Meanwhile, the robot grinds hormone-free, pasture-raised brisket and chuck steak to order. But rather than mash them all up, the strands of meat hang vertically and are lightly pressed together. They form a loose but auto-griddleable patty that’s then plopped onto the bun before the whole package slides out of the machine after a total time of about five minutes. The idea is that when you bite into the burger, your teeth align with the vertical strands so instead of requiring harsh chewing it almost melts in your mouth.

If you want to be the first to try it, Creator is selling early access tickets at 10am Pacific today. Otherwise it will be open for lunch Wednesdays and Thursdays until the public launch. Eventually, an app will let people customize the exact ratios of all the ingredients, unlocking near infinite permutations.

For now, the startup’s initial pre-set burger options include the classic-style Creator vs. The World with a mole Thousand Island special sauce, the oyster aioli Tumami Burger designed by Chef Tu of Top Chef, The Smoky with charred onion jam and the sunflower seed tahini Dad Burger from Chef Nick Balla of Bar Tartine.

The taste of each is pretty remarkable. The flavor pops out of all the fresh-cut and ground ingredients that lack the preservatives of pre-sliced stuff. The patties hold together as you munch despite being exceedingly tender. And afterwards I felt less of the greasy, gut-bomb, food coma vibe that typically accompanies scarfing down a cheeseburger.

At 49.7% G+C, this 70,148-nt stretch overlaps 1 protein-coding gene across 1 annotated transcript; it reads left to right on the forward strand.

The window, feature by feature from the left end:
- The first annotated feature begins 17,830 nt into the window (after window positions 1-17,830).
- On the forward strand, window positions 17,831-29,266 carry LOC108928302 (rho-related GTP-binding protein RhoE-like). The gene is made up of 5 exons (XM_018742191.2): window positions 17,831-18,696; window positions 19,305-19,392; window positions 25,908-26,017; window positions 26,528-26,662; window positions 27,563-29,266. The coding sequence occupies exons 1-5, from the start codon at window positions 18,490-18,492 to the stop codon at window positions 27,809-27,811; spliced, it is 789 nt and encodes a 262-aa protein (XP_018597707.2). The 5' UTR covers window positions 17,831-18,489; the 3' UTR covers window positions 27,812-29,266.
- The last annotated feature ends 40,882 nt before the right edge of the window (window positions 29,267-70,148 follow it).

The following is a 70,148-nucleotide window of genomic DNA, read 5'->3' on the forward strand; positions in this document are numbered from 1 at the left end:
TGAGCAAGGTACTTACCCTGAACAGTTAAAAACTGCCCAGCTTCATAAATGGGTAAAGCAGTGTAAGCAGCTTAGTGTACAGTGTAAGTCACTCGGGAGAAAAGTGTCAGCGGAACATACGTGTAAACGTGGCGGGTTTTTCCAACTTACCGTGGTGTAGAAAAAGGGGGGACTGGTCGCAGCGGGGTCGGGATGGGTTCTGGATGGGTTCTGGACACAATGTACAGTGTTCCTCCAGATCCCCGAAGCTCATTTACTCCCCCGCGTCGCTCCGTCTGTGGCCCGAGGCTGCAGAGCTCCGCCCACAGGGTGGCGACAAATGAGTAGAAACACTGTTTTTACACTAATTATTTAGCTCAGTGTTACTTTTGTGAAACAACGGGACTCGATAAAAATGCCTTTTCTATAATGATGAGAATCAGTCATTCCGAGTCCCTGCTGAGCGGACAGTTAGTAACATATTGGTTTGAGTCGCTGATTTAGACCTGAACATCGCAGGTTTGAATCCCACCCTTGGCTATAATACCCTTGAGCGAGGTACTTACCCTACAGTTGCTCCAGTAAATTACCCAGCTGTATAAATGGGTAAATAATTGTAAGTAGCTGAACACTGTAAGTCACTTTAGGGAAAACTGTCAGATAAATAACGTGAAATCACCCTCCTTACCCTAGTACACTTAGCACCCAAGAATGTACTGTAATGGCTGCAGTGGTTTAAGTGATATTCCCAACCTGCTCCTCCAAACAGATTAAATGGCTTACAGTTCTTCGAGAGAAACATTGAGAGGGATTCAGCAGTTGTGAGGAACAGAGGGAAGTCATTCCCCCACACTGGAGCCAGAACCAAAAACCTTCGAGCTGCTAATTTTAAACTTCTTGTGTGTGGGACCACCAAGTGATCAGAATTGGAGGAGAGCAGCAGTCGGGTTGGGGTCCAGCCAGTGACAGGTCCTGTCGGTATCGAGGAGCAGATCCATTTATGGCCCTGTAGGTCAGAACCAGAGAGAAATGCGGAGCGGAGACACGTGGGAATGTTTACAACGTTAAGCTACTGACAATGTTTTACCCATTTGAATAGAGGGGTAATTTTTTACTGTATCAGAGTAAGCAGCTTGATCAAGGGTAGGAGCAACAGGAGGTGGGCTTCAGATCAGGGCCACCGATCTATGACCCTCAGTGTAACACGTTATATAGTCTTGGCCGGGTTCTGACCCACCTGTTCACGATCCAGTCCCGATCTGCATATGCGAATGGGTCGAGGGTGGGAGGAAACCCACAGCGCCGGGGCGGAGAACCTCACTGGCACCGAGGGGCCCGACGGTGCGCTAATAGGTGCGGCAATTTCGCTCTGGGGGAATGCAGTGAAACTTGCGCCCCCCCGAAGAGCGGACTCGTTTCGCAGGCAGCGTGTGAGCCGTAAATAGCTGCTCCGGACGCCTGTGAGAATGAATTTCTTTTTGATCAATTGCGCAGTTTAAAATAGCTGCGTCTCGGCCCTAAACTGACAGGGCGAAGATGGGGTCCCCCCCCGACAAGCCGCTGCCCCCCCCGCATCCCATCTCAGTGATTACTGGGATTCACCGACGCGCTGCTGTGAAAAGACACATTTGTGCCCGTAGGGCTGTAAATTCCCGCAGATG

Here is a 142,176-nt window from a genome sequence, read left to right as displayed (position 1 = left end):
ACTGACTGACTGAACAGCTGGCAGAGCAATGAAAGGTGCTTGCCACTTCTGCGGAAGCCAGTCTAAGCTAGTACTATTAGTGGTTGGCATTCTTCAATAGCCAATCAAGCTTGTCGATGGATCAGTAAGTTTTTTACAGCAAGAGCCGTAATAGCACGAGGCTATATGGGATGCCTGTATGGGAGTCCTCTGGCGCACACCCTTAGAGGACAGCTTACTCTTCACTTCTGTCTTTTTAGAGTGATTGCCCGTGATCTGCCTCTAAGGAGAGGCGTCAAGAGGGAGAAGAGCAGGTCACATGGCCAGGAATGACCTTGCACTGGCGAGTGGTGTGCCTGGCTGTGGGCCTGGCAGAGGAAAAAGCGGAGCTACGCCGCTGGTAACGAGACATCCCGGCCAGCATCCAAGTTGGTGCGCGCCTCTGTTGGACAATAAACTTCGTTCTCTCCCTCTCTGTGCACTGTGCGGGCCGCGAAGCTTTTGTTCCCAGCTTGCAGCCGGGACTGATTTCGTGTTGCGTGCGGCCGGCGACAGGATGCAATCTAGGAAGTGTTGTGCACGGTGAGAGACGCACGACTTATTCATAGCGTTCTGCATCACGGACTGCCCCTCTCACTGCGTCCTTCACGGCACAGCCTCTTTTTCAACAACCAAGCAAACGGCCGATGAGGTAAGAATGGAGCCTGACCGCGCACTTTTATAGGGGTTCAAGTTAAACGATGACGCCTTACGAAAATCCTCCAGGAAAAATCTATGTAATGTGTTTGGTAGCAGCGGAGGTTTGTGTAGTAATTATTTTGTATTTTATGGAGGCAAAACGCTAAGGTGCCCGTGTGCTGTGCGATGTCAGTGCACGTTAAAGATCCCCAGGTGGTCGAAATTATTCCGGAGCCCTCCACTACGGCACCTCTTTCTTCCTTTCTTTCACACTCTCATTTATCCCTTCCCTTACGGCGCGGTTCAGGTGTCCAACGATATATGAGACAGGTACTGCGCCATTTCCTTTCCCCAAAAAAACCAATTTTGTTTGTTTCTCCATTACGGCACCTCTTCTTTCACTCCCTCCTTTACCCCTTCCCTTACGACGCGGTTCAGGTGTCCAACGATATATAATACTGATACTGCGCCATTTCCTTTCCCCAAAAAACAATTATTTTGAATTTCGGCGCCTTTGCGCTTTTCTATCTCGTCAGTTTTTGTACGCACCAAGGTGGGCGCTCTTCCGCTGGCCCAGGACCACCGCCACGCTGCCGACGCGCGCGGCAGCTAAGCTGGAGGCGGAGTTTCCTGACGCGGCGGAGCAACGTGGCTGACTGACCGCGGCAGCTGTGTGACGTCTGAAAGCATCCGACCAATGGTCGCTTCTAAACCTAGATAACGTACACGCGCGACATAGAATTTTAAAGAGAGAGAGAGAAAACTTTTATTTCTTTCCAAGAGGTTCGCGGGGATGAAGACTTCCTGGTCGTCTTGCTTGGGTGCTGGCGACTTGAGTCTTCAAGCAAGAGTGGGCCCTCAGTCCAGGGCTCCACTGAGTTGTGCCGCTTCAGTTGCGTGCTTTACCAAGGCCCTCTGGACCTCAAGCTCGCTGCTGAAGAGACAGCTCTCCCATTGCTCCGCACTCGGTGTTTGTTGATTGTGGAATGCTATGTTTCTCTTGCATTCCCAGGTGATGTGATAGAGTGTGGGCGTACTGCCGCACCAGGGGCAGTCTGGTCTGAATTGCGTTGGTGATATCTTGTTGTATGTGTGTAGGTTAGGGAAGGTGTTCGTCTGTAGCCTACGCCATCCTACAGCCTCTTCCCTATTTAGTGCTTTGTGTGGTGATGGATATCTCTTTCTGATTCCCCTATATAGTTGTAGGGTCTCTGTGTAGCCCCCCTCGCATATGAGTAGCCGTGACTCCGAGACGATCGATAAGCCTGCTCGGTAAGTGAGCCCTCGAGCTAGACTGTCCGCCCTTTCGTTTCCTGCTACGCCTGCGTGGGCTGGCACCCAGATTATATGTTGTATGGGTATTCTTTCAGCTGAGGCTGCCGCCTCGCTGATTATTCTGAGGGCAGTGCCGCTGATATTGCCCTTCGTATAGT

“This is the kind of burger you would get for $12 to $18 [at an upscale restaurant], and it’s $6,” says Vardakostas. It might not be the best burger I’ve had in my life, but it’s certainly the best at that price. A lot of that comes from the savings on labor and kitchen space afforded by a robot cook. “We spend more on our ingredients than any other burger restaurant.”

The CEO wouldn’t reveal how much Creator has raised, but says it’s backed by Google’s GV, frequent food startup investor Khosla Ventures and hardware-focused Root Ventures. However, SEC filings attained by TechCrunch show the startup raised at least $18.3 million in 2017, and sought $6 million more back in 2013.

It’s understandable why. “McDonald’s is a $140 billion company. It’s bigger than GM and Tesla combined. McDonald’s has 40,000 restaurants. Food is one to the top three biggest markets,” Vardakostas rattles off. “But we have a lot of advantages. The average restaurant is 50 percent bigger in terms of square footage.” Then he motions to his big robot that’s a lot smaller than the backside of most fast-food restaurants, and with a smile says, “That’s our kitchen. You roll it in and plug it in.”

From flipping patties to studying physics